Spurs next big match

Today ‘my’ football team Tottenham Hotspur (nickname Spurs) have another really important match. They play away against Bayer Leverkusen of Germany in the UEFA Cup. If Spurs win then they will probably progress to the next stage, but even a draw would be a good result.

Please support Spurs and look out for the result tomorrow morning.


When does the Xmas season start?

In a comment from Miyuki (I hate X’mas) she asked if I had decorated my Christmas tree. The answer is ‘Yes’. But I wondered if I was late or early, so I did some research to find out when the Christmas season really starts.

If you went to London or New York right now you would find the shops full of Christmas cards, decorations and gifts, and the food-stores would have lots of Christmas food and drink. The streets would be covered in Christmas lights and there would be Christmas trees everywhere. In the shops Christmas starts in October! Surely the Christmas season doesn’t start then, that’s almost 3 months before Christmas Day.

So, when does Christmas start, and when should I decorate my tree?

As you know Christmas Day is December 25th, when Christians celebrate the birth of Jesus Christ, which was about 2,000 years ago. Before Christmas Christians prepare for the ‘coming’ of Christ, and this ‘coming’ is known as Advent.

Advent starts on the nearest Sunday to November 30th (St Andrew’s Day), which is December 3rd this year (and December 2nd next year).

Advent wreaths are very popular with some families, and these have four candles. Three candles are purple, symbolizing hope, peace and love, and one candle is rose, symbolizing joy. The candles are lit on the four Sundays of Advent. Sometimes there is a fifth candle, which is placed in the centre of the wreath. This is white and is lit on Christmas Day.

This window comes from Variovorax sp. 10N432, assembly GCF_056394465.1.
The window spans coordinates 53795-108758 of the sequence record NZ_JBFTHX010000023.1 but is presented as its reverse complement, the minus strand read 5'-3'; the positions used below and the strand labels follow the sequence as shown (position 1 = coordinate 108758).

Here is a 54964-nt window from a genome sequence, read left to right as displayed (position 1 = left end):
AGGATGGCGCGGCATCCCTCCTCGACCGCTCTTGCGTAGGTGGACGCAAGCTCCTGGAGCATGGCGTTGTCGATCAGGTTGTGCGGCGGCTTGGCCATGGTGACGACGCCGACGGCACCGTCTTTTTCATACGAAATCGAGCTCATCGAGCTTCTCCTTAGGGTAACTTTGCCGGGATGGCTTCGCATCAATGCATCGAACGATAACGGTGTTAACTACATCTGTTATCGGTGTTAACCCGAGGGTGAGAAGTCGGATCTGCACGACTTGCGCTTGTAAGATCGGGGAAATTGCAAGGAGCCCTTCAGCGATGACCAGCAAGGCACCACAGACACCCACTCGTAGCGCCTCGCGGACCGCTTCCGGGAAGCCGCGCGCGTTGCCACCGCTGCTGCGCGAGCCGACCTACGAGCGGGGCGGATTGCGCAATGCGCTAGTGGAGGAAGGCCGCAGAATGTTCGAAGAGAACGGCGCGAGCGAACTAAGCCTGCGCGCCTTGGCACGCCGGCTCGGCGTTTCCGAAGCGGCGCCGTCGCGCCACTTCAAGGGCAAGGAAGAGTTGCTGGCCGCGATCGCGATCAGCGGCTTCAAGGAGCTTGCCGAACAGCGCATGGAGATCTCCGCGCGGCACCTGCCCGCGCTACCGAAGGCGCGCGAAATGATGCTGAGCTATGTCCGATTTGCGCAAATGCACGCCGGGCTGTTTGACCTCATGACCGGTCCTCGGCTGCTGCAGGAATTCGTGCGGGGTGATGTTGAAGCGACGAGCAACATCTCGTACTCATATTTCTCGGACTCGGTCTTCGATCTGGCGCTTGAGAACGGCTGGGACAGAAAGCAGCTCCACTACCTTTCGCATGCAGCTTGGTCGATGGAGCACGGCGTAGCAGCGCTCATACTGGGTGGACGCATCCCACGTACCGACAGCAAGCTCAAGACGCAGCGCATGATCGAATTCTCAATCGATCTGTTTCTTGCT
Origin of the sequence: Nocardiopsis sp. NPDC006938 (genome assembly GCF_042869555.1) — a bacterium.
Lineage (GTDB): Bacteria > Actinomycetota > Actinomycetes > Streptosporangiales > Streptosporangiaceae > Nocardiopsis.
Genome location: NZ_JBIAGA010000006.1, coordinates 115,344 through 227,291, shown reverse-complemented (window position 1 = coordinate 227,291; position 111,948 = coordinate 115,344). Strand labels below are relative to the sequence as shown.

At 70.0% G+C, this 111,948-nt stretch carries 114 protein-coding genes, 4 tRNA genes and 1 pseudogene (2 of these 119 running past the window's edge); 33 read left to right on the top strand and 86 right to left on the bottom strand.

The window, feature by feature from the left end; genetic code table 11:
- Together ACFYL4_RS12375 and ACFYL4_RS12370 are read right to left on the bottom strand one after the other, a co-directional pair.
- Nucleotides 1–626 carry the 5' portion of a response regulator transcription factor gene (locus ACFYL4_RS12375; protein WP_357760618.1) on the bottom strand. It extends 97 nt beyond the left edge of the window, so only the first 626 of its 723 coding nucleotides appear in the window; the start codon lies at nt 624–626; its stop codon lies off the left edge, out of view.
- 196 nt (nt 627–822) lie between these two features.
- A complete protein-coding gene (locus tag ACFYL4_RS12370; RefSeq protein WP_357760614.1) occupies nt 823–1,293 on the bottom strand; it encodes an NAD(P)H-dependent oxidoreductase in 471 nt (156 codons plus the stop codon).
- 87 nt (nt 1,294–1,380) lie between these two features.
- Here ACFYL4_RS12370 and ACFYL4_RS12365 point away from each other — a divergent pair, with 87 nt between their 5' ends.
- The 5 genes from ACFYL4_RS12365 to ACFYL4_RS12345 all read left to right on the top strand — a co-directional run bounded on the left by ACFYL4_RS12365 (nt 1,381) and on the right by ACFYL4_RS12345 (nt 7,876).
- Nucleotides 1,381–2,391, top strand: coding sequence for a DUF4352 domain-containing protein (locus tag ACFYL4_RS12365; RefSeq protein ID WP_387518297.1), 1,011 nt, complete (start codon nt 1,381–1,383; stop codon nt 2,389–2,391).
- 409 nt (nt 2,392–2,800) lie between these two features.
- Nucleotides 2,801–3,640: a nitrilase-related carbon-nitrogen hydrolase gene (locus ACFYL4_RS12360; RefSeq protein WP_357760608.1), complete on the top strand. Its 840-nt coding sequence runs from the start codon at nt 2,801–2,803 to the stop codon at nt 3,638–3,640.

So the Christmas season starts on December 3rd this year, and this is the date we should start displaying our Christmas decorations. But my children couldn’t wait, and we have been displaying our Christmas tree since last week-end.


I hate X’mas

I like Xmas. It’s X’mas that I hate.

X’mas, Xmas, in English no apostrophe, please.

The word is really Christmas. ‘Christ’ refers to Jesus Christ, and ‘mas’ refers to mass, a holy celebration.

So why is Xmas sometimes used? It’s just a quick way of writing Christmas. Perhaps the writer is in a hurry, or there isn’t enough space for a longer word, or maybe someone needs a cheaper neon sign.

So does X mean Christ? Yes it does. In the Greek language Christ is written XPISTOS (sorry my font is incorrect, but this is pretty close). So X is the first letter of Christ.

An apostrophe is mainly used in two situations:

a) As ‘s, rather like の in Japanese, showing ownership or association, for example: Jim’s car. But be careful, in plural words ending in s the apostrophe comes after the s, for example: the students’ restaurant.

b) in place of missing letters. This often happens when two words are joined together and a letter (or letters) is dropped, for example: He’s my friend, rock ‘n’ roll, Hallowe’en.

But, wait a moment. In the word Xmas the X is the first letter of Christ and there are lots of missing letters. So isn’t X’mas better?

Banana poet

On Friday I found out that one of my students is a banana and, in a comment yesterday, I found that one of Japan’s greatest haiku poets is also a banana: Basho.

Thanks to Kim for this fascinating information, for I am a real haiku fan, and I especially like Basho’s poetry. Though I cannot fully understand the meaning I am often touched by his writing.

Once I read a very short translation of one of his poems, I am sure Bananas knows which one:

Pond, frog, plop!

It doesn’t provide the complete meaning, but I like its simplicity.

My student is a banana

Teacher (that’s me): “Can we grow rice?” – Students: “Yes.”

Teacher: “Can we grow a beard?” – Students: “Yes, but not us!”

Teacher: “Can we grow $5,000?” – Students: “No.”

Teacher: “Can we grow bananas?” – Students (pointing): “Ask her.”

Teacher: “Why only her?” – Students: “She’s a banana!”

So I discovered that one of my students is a banana.

Later I found out that ‘banana’ is this student’s nickname because she wears yellow clothes, though I can’t ever remember her in yellow.

By the way did you know that bananas don’t grow on trees. The banana plant contains no wood so we shouldn’t call it a tree. It is really a herb. However we can still call a banana a fruit since it holds seeds. But I have no idea why bananas are bent!



Which do you prefer, spring, summer, autumn or winter?

In London I like summer best; the days are so long, and at the end of June the sun sets after 9.30pm, it’s great.

But in Shizuoka I prefer autumn; the air is cool and clear, and the colours of the trees are gorgeous.